Q&A with Monica Flores - “Driving culture change by challenging stereotypes”
Culture Risk
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Culture Risk
Is the definition of diversity and inclusion different in Latin America than in other parts of the world? What can male and female leaders do to challenge stereotypes? What can organizations do to drive culture change? 
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"Driving culture change by challenging stereotypes"—Angeles Fernandez interviews Monica Flores, president, LATAM, ManpowerGroup 
 

"We need role models, both male and female, who can actively champion this agenda and challenge the very engrained stereotypes about women that are so prominent in Latin America. It is these stereotypes that are programming our behavior toward women in the workplace."

An interview with Monica Flores, president, Latin America, ManpowerGroup 

Monica Flores became president of ManpowerGroup Latin America in January 2013. Since joining ManpowerGroup in 1992, she has held a variety of positions across the organization, including operations and sales manager from 1992 to 1998, deputy director for Operations and Administration from 1998 to 1999, commercial director from 2003 to 2007, and general director for the Mexico & Central America region from 2007 to 2013. Ms. Flores is president of the American Chamber of Commerce Mexico and member of the board of several universities, public institutions and private organizations. In addition, she is the president of the ManpowerGroup Foundation and counselor of the STEM movement. She is the author of "How to find your first job," a guide to help youths integrate into the workforce. 

Q: Do you think the definition of diversity and inclusion is different in Latin America than in other parts of the world? 

A: The definition of diversity is the same globally and is required in every environment. We are living in a changing world and it is more important than ever to include new ideas, new technologies and new perspectives. Diversity will help companies to compete globally and innovate. 

The difference is not in the definition of diversity but in the implementation of a culture of inclusion. In Latin America, we have a very traditional culture where women are expected to care for the family and behave in a certain way. We are expected to be feminine, quiet, obey and not to take risks, but to be a stable figure within a family context. This cultural context dramatically impacts what organizations expect from female leaders. 

Q: What then can organizations in Latin America do to create diverse and inclusive working environments?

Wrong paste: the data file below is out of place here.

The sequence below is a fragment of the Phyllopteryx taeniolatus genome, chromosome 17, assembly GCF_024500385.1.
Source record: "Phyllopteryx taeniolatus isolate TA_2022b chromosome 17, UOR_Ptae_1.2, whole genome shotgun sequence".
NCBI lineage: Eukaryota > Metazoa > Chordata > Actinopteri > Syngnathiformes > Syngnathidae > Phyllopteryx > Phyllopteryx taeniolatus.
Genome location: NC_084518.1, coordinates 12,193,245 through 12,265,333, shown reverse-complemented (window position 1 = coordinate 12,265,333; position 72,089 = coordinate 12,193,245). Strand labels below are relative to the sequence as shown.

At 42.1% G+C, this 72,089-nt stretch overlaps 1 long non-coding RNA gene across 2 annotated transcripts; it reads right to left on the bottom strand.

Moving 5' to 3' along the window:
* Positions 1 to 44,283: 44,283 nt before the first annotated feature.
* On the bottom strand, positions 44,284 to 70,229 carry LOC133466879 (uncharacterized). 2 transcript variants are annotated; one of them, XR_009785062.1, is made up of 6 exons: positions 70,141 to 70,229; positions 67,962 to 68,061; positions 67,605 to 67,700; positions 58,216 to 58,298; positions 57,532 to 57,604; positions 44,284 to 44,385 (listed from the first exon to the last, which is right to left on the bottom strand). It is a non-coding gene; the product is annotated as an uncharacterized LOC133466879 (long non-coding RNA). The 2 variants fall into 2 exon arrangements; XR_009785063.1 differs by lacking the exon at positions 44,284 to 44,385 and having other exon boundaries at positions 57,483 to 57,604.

A: I think that CEOs of big organizations in Latin America must commit publicly to the critical importance of this topic and accept their responsibility in pressing for progress. This is not simply a human resources problem, it is more broadly a problem of our society and the businesses that operate within it. I would like to see CEOs publicly committing to realistic goals and objectives which are measured and achieved. Committed CEOs will help to drive culture change within their organizations, which is ultimately what will make the difference. We need organizations, and the people that make up those organizations, to truly believe in the importance and the value of this agenda. 

We also need more role models, both male and female, who can actively champion this agenda and challenge the very engrained stereotypes about women that are so prominent in Latin America. It is these stereotypes that are programming our behavior toward women in the workplace. 

Q: Do you think that corporate environments in Latin America are welcoming of diverse perspectives? 

A: Organizations are more welcome of diverse perspectives in Latin America than some would think, but this has not translated into real progress when it comes to numbers. We need to do things differently to help women ascend to top positions. Organisations need structured programs in place to help retain women in the workforce. We need to coach these women through the stages in their lives where they are most likely to leave by providing supportive infrastructure, but also by instilling in them the understanding that they can have a family and still work. But, of course, none of this is going to happen without an engaged CEO. 

Q: What else can organizations do? 

A: Organizations must be authentic on this topic or we are in danger of not fully realizing the benefits that a diverse organization presents. We must be welcoming of all perspectives. Only then will we be able to prove how diverse teams drive business value, which in turn will allow other organizations to truly understand the benefits that diversity talent promises. This is about culture change, and it will take time, but the more success that we are able to have, the quicker other businesses will realize the importance of this agenda. 

Thank you, Monica.